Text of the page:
Usually, remakes work the other way 'round: a Western company buys the rights to some Japanese property and remakes it with an English-speaking cast. The results span the gamut from good to godawful: Battle Angel Alita, The Ring, Ghost In The Shell, Dragonball: Evolution. This time, Japanese companies — Nikkatsu and Warner Entertainment Japan — obtained the rights to a Western property (in more than one sense of that word) and localized it. It would be tempting to say the results turned out as good as they did chiefly because director and screenwriter Sang-Il Lee stood on the shoulders of giants, but his adaptation does more than just port the action one-for-one to a new locale. It uses its localization to say things the original did not, in ways the original could not. That it has not been released for English-speaking audiences anywhere outside the UK, and then only in an edition now difficult to find, is an inexplicable oversight.
... and hell followed with him
Eastwood's Unforgiven appeared in 1992, right when a Western seemed like the least likely thing people would turn out in droves for, let alone garner awards. I remember seeing its coming-soon poster in a movie theater lobby and shaking my head at it. A moment later I realized a) Eastwood was behind the camera as well as in front of it, and b) the screenwriter was David Webb Peoples, co-author of Blade Runner. Then I saw the film, and since went on to own a copy of it in most every home video format I had a player for.
The bare bones of the story break no ground: a man retired from a life of violence is lured back to perform one last hit. The details of character and circumstance are what matter. Eastwood's character, William Munny, "a known thief and murderer, a man of notoriously vicious and intemperate disposition," as the opening titles tell us, left behind his thieving and slaughtering days to settle down with a wife and make a family. The film opens (by way of one of the many breathtakingly lovely shots throughout this film) with Munny digging her grave. Smallpox took her, leaving Munny with a son, a daughter, an unsuccessful hog farm, and a promise on her memory not to lapse back into his old ways.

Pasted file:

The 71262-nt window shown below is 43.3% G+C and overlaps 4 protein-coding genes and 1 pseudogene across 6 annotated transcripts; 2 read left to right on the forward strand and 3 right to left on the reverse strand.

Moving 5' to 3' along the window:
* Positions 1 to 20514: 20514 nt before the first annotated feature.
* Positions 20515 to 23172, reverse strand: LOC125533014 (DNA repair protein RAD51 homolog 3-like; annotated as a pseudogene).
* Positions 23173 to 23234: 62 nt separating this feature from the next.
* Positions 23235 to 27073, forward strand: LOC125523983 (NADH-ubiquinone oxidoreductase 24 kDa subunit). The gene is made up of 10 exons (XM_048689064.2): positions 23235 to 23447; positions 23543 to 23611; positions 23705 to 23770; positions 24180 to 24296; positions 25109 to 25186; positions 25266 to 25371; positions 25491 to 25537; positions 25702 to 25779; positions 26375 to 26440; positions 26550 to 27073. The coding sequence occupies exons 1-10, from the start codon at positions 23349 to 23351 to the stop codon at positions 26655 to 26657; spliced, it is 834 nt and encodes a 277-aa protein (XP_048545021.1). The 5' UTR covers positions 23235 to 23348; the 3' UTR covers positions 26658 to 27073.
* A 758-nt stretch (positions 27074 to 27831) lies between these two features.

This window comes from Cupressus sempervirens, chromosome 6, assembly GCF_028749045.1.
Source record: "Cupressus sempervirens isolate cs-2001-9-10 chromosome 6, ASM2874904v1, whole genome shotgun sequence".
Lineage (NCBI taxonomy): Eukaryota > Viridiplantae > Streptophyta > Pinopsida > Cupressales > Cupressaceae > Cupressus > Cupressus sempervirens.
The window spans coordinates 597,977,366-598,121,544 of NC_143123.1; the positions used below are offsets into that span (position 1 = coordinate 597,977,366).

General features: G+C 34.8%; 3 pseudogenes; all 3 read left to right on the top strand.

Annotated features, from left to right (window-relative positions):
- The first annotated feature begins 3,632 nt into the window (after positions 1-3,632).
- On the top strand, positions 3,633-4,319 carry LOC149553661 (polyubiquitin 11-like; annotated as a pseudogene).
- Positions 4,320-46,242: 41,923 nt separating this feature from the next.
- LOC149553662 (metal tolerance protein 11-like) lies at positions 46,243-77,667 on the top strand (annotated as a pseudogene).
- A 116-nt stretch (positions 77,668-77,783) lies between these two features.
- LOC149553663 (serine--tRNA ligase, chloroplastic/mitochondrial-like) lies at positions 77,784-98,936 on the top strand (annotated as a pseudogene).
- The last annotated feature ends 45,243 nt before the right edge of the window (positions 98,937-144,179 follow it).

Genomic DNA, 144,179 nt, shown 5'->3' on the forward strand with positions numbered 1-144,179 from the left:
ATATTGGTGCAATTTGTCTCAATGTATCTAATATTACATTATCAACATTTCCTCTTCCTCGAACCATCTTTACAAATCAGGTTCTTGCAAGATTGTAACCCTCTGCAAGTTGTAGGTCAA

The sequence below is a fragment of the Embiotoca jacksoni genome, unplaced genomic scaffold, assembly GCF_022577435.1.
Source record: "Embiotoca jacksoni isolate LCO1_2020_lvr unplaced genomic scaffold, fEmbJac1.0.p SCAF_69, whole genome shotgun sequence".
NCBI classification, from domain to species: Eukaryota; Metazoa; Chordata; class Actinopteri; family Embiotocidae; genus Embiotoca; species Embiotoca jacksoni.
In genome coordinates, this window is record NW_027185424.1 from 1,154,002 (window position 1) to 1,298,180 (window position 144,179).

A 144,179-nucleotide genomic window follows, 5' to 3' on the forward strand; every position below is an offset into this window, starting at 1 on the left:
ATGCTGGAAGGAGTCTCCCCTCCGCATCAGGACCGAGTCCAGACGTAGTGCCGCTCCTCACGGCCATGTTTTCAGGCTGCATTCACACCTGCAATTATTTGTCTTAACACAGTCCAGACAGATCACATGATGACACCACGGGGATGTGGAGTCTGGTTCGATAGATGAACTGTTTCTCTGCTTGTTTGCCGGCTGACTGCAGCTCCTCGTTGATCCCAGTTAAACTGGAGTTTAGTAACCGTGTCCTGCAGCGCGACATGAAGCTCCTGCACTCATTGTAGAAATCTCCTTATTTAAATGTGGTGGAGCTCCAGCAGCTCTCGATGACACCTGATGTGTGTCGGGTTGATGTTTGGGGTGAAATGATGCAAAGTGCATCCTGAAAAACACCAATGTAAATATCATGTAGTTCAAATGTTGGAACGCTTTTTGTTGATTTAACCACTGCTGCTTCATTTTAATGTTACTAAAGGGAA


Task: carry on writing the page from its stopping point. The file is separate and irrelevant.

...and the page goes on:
Munny is on the verge of starving when the self-proclaimed "Schofield Kid" (Jaimz Woolvett) comes calling. A young gun for hire, he caught wind of a thousand-dollar bounty for killing two cowboys who mutilated Delilah (Anna Levine), a prostitute in the mud-sodden frontier town of Big Whiskey, Wyoming. Money like that can give a man and his brood a new lease on life. And so even though he's barely able to mount a horse or shoot straight anymore, he packs up his guns and heads off. Maybe between him, the Kid, and Munny's old comrade-in-arms Ned Logan (Morgan Freeman), they can pull off this job without too much sweat or blood.
Wagon train all broke down
Many Westerns could rightly be called "revisionist" or "deconstructionist", but Unforgiven goes so far as to make the revisionism and the deconstructionism part of the story. This is embodied in Munny's main antagonist — not either of the cowboys he's hunting, but "Little" Bill Daggett (Gene Hackman), sheriff of Big Whiskey. He despises the "men of low character" glamorized throughout the frontier, such as the likes of William Munny and his company. When another such self-aggrandizer, English Bob (Richard Harris) breezes into town with his biographer (more like hagiographer) W.W. Beauchamp (Saul Rubinek) in tow, Daggett makes an example out of him, leaving him a battered, bleeding husk to be trundled back out of town. He's only too happy to regale Beauchamp with stories about the real West, most of which consisted of drunken men doing stupid, violent things that always sound better when retold by starry-eyed bystanders. (One gets the impression the weapons ban is just Daggett's excuse for being able to beat to a pulp with his bare hands those with a reputation that would dare outshine his.)